We have been introduced to Mr. Cootes at a point in his career when he was practicing upon dry land; but that was not his chosen environment. Until a few months back his business had lain upon deep waters. The salt scent of the sea was in his blood. To put it more exactly, he had been by profession a card sharper on the Atlantic liners; and it was during this period that he had loved and lost. For three years and more he had worked in perfect harmony with the lady who, though she adopted a variety of names for purposes of travel, was known to her immediate circle as Smooth Lizzie. He had been the practitioner, she the decoy, and theirs had been one of those ideal business partnerships which one so seldom meets with in a world of cynicism and mistrust. Comradeship had ripened into something deeper and more sacred, and it was all settled between them that when they next touched New York Mr. Cootes, if still at liberty, should proceed to the City Hall for a marriage license; when they had quarreled — quarreled irrevocably over one of those trifling points over which lovers do quarrel. Some absurd dispute as to the proper division of the quite meager sum obtained from a cattle millionaire on their last voyage had marred their golden dreams. One word had led to another. The lady, after woman’s habit, had the last of the series, and even Mr. Cootes was forced to admit that it was a pippin. She had spoken it on the pier at New York, and then passed out of his life. And with her had gone all his luck. It was as if her going had brought a curse upon him. On the very next trip he had had an unfortunate misunderstanding with an irritable gentleman from the Middle West, who, piqued at what he considered — not unreasonably — the undue proportion of kings and aces in the hands which Mr. Cootes had been dealing himself, expressed his displeasure by biting off the first joint of the other’s right index finger, thus putting an abrupt end to a brilliant career. For it was on this finger that Mr. Cootes principally relied for the almost magical effects which he was wont to produce with a pack of cards after a little quiet shuffling.

With an aching sense of what might have been, he thought now of his lost Lizzie. Regretfully he admitted to himself that she had always been the brains of the firm. A certain manual dexterity he had no doubt possessed, but it was ever Lizzie who had been responsible for the finer work. If they had still been partners, he really believed that she could have discovered some way if getting round the obstacles which had reared themselves now between himself and the necklace of Lady Constance Keeble. It was in a humble and contrite spirit that Edward Cootes proceeded on his way to Market Blandings.

Miss Peavey, meanwhile, who it will be remembered was moving slowly along the road from the Market Blandings end, was finding her walk both restful and enjoyable. There were moments, it has to be recorded, when she found the society of her hostess and her hostess’ relations something of a strain; and she was glad to be alone. Her headache had disappeared and she reveled in the quiet evening hush as she passed on her way at a leisurely gait. About now, if she had not had the sense to detach herself from the castle platoon, she would, she presumed, be listening to Lord Emsworth’s speech on the subject of the late Hartley Reddish, J.P., M.P.; a topic which even the noblest of orators might have failed to render really gripping. And what she knew of her host gave her little confidence in his powers of oratory.

Yes, she was well out of it. The gentle breeze played soothingly upon her face. Her delicately modeled nostrils drank in gratefully the scent from the hedgerows. Somewhere out of sight a thrush was singing. And so moved was Miss Peavey by the peace and sweetness of it all that she, too, began to sing.

Had those who enjoyed the privilege of her acquaintance at Blandings Castle been informed that Miss Peavey was about to sing, they would doubtless have considered themselves on firm ground if called upon to make a conjecture as to the type of song which she would select. Something quaint, dreamy, a little wistful — that would have been the universal guess — some Old World ballad, possibly.

What Miss Peavey actually sang — in a soft, meditative voice like that of a starling waking to greet a new dawn — was that curious composition known as the Beale Street Blues.

As she reached the last line she broke off abruptly. She was, she perceived, no longer alone. Down the road toward her, walking pensively like one with a secret sorrow, a man was approaching; and for an instant, as she turned the corner, something in his appearance seemed to catch her by the throat and her breath came sharply.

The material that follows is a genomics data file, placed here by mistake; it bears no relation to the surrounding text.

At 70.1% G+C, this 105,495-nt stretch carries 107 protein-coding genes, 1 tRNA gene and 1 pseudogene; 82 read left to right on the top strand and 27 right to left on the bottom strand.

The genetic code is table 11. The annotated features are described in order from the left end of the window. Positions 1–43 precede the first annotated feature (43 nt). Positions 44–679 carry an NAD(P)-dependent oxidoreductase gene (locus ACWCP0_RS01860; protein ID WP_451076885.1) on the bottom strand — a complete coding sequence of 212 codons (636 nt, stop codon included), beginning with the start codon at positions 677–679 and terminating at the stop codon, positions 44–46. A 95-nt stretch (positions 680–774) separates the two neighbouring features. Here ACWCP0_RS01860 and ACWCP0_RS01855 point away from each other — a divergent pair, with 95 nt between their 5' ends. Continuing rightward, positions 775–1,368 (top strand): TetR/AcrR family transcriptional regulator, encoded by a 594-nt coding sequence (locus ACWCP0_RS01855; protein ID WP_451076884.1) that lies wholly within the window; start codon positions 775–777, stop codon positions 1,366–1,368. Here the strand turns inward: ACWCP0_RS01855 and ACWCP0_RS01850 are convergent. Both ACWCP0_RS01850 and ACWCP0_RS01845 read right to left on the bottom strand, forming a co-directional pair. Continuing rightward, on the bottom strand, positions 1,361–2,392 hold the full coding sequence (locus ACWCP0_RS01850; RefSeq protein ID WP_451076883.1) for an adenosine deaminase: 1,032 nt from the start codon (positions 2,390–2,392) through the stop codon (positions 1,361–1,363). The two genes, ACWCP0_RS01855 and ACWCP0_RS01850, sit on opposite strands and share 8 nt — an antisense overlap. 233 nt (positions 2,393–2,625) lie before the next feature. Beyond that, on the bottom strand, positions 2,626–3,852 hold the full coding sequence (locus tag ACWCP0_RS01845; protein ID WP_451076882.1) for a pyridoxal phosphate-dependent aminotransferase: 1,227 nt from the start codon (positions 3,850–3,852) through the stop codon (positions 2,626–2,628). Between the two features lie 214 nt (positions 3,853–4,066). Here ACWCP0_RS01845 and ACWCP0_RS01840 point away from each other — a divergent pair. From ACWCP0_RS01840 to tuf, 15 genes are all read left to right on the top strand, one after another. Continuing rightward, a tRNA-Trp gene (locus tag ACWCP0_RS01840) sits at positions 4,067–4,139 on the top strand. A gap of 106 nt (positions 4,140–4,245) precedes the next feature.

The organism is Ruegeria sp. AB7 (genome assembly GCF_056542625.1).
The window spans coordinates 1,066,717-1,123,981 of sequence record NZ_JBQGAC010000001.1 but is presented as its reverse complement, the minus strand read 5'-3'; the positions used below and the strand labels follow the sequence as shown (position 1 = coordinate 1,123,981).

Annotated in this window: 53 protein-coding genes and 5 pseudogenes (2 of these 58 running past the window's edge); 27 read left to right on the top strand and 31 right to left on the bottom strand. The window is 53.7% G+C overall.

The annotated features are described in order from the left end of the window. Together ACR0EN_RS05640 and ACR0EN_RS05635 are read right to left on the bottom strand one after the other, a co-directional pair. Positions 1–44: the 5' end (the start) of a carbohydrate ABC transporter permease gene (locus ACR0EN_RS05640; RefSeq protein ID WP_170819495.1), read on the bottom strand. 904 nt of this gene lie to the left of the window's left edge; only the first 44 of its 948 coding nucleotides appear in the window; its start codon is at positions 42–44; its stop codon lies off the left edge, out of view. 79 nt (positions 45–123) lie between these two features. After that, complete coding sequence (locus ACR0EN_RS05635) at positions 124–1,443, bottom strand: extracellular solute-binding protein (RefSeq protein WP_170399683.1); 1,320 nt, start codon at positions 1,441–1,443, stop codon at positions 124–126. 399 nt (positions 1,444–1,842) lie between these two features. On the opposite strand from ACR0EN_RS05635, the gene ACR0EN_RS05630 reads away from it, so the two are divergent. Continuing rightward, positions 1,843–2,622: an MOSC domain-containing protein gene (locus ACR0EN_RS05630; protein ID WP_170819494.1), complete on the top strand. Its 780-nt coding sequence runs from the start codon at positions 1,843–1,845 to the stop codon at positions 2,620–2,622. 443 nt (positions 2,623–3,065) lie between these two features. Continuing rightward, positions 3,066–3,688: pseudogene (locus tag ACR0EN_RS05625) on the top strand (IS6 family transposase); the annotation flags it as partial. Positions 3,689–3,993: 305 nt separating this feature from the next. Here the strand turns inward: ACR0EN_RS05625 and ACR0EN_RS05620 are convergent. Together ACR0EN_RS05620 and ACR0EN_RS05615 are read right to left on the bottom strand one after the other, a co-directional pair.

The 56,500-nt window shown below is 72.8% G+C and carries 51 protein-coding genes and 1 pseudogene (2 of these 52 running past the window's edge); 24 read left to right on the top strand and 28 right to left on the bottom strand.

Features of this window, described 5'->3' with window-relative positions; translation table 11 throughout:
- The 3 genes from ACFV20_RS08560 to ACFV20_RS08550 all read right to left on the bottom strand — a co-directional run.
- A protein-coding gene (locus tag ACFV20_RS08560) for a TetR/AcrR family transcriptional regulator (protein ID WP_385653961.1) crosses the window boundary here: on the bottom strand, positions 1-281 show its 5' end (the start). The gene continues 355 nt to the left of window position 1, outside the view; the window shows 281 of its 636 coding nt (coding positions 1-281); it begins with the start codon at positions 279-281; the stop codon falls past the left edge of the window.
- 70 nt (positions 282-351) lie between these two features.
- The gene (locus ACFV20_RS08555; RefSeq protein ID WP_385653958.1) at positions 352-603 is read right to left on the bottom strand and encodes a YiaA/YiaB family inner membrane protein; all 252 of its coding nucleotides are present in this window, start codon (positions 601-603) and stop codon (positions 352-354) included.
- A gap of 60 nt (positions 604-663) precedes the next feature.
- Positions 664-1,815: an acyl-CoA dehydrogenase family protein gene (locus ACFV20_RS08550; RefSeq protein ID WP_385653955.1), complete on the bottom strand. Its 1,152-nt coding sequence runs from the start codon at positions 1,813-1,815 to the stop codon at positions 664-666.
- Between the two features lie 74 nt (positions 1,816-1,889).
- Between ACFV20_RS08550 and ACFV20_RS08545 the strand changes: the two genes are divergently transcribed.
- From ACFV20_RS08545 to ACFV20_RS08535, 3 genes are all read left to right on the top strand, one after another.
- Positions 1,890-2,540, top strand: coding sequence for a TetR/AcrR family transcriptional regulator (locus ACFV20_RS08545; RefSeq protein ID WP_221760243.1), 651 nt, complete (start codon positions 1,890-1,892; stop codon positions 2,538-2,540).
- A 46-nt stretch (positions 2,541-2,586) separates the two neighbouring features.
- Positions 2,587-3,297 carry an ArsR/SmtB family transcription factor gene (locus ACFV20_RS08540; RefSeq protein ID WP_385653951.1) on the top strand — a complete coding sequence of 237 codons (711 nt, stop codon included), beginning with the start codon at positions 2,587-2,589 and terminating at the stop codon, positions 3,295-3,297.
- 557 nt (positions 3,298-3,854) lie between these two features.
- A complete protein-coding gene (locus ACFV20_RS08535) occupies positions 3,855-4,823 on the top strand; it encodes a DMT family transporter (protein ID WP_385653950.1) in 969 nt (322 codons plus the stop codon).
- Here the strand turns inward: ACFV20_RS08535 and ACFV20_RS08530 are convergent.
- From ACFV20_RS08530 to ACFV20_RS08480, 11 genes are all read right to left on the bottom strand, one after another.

“Gee!” said Miss Peavey.

She was herself again the next moment. A chance resemblance had misled her. She could not see the man’s face, for his head was bent; but how was it possible —

And then, when he was quite close, he raised his head, and the county of Shropshire, as far as it was visible to her amazed eyes, executed a sudden and eccentric dance. Trees bobbed up and down, hedgerows shimmied like a Broadway chorus; and from out of the midst of the whirling countryside a voice spoke:


“Eddie!” ejaculated Miss Peavey faintly, and sat down in a heap on a grassy bank.



SERIALIZED BY HILOBOOKS: Jack London’s The Scarlet Plague | Rudyard Kipling’s With the Night Mail (and “As Easy as A.B.C.”) | Arthur Conan Doyle’s The Poison Belt | H. Rider Haggard’s When the World Shook | Edward Shanks’ The People of the Ruins | William Hope Hodgson’s The Night Land | J.D. Beresford’s Goslings | E.V. Odle’s The Clockwork Man | Cicely Hamilton’s Theodore Savage | Muriel Jaeger’s The Man With Six Senses | Jack London’s “The Red One” | Philip Francis Nowlan’s Armageddon 2419 A.D. | Homer Eon Flint’s The Devolutionist | W.E.B. DuBois’s “The Comet” | Edgar Rice Burroughs’s The Moon Men | Charlotte Perkins Gilman’s Herland | Sax Rohmer’s “The Zayat Kiss” | Eimar O’Duffy’s King Goshawk and the Birds | Frances Hodgson Burnett’s The Lost Prince | Morley Roberts’s The Fugitives | Helen MacInnes’s The Unconquerable | Geoffrey Household’s Watcher in the Shadows | William Haggard’s The High Wire | Hammond Innes’s Air Bridge | James Branch Cabell’s Jurgen | John Buchan’s “No Man’s Land” | John Russell’s “The Fourth Man” | E.M. Forster’s “The Machine Stops” | John Buchan’s Huntingtower | Arthur Conan Doyle’s When the World Screamed | Victor Bridges’ A Rogue By Compulsion | Jack London’s The Iron Heel | H. De Vere Stacpoole’s The Man Who Lost Himself | P.G. Wodehouse’s Leave It to Psmith | Richard Connell’s “The Most Dangerous Game” | Houdini and Lovecraft’s “Imprisoned with the Pharaohs” | Arthur Conan Doyle’s “The Sussex Vampire”.

RADIUM AGE SCIENCE FICTION: “Radium Age” is HILOBROW’s name for the 1904–33 era, which saw the discovery of radioactivity, the revelation that matter itself is constantly in movement — a fitting metaphor for the first decades of the 20th century, during which old scientific, religious, political, and social certainties were shattered. This era also saw the publication of genre-shattering writing by Edgar Rice Burroughs, Sax Rohmer, E.E. “Doc” Smith, Jack London, Arthur Conan Doyle, Aldous Huxley, Olaf Stapledon, Karel Čapek, H.P. Lovecraft, Charlotte Perkins Gilman, Yevgeny Zamyatin, Philip Gordon Wylie, and other pioneers of post-Verne/Wells, pre-Golden Age “science fiction.” More info here.

READ GORGEOUS PAPERBACKS: HiLoBooks has reissued the following 10 obscure but amazing Radium Age science fiction novels in beautiful print editions: Jack London’s The Scarlet Plague, Rudyard Kipling’s With the Night Mail (and “As Easy as A.B.C.”), Arthur Conan Doyle’s The Poison Belt, H. Rider Haggard’s When the World Shook, Edward Shanks’ The People of the Ruins, William Hope Hodgson’s The Night Land, J.D. Beresford’s Goslings, E.V. Odle’s The Clockwork Man, Cicely Hamilton’s Theodore Savage, and Muriel Jaeger’s The Man with Six Senses. For more information, visit the HiLoBooks homepage.